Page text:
A year ago, Canter’s was laying off employees. Today, the deli welcomed back regulars
This time last year, Jacqueline Canter, co-owner of Canter’s in Los Angeles, spent her birthday laying off about 100 employees by phone, hoping she’d be able to call them back when the delicatessen could reopen.
“It was so heartbreaking,” she said. “I had no idea [the pandemic] would go on for a year.”
This weekend, she called some employees to offer them their jobs back. The famous deli on Fairfax Avenue was reopening Monday.
She and her brother Marc Canter, 56, worked all night Sunday preparing the restaurant. They had to tune up refrigeration that had not been used for nine months. They had to turn on the power in the main dining room and move tables eight feet apart. They wiped down tables and booths and anything else that needed sanitizing. When opening time came Monday, it rained.
“Usually, people come in here on a rainy day to have soup,” Jacqueline said. “But today, the rain didn’t help us.”
Los Angeles County on Monday unlocked a significant portion of its battered business sector, allowing the return of indoor restaurant dining and the resumption of indoor activities at gyms, movie theaters and other venues.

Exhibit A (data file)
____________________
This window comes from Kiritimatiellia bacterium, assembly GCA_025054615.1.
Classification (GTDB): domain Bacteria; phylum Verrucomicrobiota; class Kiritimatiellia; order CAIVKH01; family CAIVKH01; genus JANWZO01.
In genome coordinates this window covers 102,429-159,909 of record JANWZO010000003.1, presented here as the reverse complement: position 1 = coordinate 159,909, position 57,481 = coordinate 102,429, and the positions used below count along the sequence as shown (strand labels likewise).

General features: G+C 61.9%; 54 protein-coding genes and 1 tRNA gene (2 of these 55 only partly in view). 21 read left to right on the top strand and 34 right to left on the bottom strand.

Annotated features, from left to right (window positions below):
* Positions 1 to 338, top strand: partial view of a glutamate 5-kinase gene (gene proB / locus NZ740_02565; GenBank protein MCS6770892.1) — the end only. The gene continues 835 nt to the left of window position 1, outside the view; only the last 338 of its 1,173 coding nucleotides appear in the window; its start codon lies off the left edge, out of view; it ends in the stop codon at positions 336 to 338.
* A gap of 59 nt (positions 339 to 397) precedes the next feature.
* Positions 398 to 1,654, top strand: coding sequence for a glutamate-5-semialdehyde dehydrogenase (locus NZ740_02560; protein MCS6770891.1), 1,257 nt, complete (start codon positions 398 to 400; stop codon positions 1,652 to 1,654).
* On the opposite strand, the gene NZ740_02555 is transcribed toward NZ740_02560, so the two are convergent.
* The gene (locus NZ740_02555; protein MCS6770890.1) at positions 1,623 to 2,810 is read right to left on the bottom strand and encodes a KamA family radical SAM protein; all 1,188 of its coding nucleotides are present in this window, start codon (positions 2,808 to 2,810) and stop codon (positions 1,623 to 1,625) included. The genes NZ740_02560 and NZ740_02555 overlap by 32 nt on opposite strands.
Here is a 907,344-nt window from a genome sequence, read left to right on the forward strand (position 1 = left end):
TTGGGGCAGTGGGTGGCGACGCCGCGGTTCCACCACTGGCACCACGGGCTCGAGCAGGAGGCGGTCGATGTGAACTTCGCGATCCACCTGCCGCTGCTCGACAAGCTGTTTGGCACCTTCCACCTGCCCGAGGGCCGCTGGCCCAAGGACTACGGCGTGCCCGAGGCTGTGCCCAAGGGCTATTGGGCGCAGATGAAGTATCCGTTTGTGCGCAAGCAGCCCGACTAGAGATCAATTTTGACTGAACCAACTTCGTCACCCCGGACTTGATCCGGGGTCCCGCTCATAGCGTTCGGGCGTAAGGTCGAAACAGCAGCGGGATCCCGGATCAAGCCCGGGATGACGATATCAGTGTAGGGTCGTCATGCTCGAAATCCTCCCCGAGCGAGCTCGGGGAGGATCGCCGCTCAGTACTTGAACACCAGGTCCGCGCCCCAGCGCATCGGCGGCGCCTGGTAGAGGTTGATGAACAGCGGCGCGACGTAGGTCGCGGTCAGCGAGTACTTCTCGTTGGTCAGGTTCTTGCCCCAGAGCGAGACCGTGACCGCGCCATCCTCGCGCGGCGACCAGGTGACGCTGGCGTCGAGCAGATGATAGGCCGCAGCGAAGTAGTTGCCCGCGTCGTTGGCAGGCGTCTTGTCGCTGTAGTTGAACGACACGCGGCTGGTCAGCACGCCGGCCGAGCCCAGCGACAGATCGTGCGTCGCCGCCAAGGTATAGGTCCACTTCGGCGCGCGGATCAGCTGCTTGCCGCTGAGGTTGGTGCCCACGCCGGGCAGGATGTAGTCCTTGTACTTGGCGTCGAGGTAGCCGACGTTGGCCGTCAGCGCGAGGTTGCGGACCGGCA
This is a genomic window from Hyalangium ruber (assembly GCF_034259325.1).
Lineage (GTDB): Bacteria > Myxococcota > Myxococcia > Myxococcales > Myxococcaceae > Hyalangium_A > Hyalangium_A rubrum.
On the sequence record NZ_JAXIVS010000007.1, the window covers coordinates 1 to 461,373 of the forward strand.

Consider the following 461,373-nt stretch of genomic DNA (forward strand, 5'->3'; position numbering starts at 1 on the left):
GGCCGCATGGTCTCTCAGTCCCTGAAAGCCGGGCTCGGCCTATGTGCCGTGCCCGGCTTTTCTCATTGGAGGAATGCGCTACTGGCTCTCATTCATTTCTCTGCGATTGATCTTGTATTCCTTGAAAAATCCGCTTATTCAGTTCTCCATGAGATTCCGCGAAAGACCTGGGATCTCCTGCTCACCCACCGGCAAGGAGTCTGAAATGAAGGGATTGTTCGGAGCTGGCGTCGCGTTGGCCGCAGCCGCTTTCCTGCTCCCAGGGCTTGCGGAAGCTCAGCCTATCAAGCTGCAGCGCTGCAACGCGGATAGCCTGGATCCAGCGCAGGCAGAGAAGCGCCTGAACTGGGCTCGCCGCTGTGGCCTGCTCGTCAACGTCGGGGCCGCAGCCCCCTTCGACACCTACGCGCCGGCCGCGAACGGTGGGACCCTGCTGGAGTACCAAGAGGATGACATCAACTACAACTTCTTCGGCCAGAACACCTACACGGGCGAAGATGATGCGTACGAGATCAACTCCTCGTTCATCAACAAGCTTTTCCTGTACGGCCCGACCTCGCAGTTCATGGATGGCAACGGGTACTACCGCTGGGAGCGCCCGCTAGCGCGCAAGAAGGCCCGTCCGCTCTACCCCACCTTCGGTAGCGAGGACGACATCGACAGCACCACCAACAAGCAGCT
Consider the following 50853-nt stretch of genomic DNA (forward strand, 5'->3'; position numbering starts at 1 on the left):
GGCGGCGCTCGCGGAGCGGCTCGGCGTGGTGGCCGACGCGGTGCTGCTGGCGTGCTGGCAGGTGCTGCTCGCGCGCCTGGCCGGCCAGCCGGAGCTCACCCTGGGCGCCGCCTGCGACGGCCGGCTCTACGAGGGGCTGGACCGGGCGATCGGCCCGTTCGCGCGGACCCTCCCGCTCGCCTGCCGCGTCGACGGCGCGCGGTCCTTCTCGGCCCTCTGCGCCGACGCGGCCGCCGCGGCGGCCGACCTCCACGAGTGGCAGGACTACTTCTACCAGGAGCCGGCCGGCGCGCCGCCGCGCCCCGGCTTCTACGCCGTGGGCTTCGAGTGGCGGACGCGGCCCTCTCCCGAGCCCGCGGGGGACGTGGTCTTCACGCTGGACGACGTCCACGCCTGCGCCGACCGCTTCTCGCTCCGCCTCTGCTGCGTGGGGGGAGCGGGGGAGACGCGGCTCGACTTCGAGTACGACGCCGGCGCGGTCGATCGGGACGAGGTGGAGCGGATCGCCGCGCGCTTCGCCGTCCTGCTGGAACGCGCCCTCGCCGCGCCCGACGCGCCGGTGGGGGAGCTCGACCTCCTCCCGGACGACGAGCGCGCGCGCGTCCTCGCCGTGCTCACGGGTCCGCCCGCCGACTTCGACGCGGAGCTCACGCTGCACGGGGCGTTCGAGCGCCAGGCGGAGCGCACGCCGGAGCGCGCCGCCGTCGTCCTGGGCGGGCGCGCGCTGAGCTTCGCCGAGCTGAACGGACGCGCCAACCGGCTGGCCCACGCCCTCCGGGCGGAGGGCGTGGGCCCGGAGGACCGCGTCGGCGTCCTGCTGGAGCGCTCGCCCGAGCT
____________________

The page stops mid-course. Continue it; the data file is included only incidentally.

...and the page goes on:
Proprietors like the Canters hope the latest round of openings — prompted by falling numbers of new coronavirus cases and rising vaccinations — will give the region’s economy a desperately needed shot in the arm. The other times they could reopen were short-lived as infections exploded and the state went into another round of lockdowns.
So this time around, Jacqueline was happy to call employees and hire them back. She said for most of the year, the restaurant has been operating with about 50 workers; this week she was able to hire 10 more.
“We’re taking it one step at a time,” Marc said.
On Monday morning, four regulars sat in booths, eating breakfast. A cashier picked up the phone; people were inquiring if the deli was open. Two workers prepared roast beef and pastrami sandwiches. There was a hint of pickles in the air. Waitresses delivered food and topped off coffee.
Among the customers was Bob Knee, 72, who has been coming to the restaurant since he was 16. He ordered sausage and eggs. He said eating indoors felt “normal again.”
“It’s wonderful,” he said.
Marc Canter said he has seen increased foot traffic and has watched as other restaurants with outdoor seating have become busier in the past six months. “The sun is out, and there’s a light at the end of the tunnel,” he said.
Outside, the clouds had parted. There was sunlight. Inside the restaurant, Knee finished eating. Elizabeth Núñez, 32, a waitress, delivered the bill.
She had been one of the unfortunate employees laid off a year ago. During her time away, she stayed home and took care of her four kids, acting as mother, cook, waitress and teacher, sometimes all at once. “It was stressful,” she said.
She said she was happy to be back at work.
As she dropped off the bill, Knee joked with her: “I didn’t order any of that.”
Núñez squinted her eyes, showing a hint of a smile. “Goofball,” she said.
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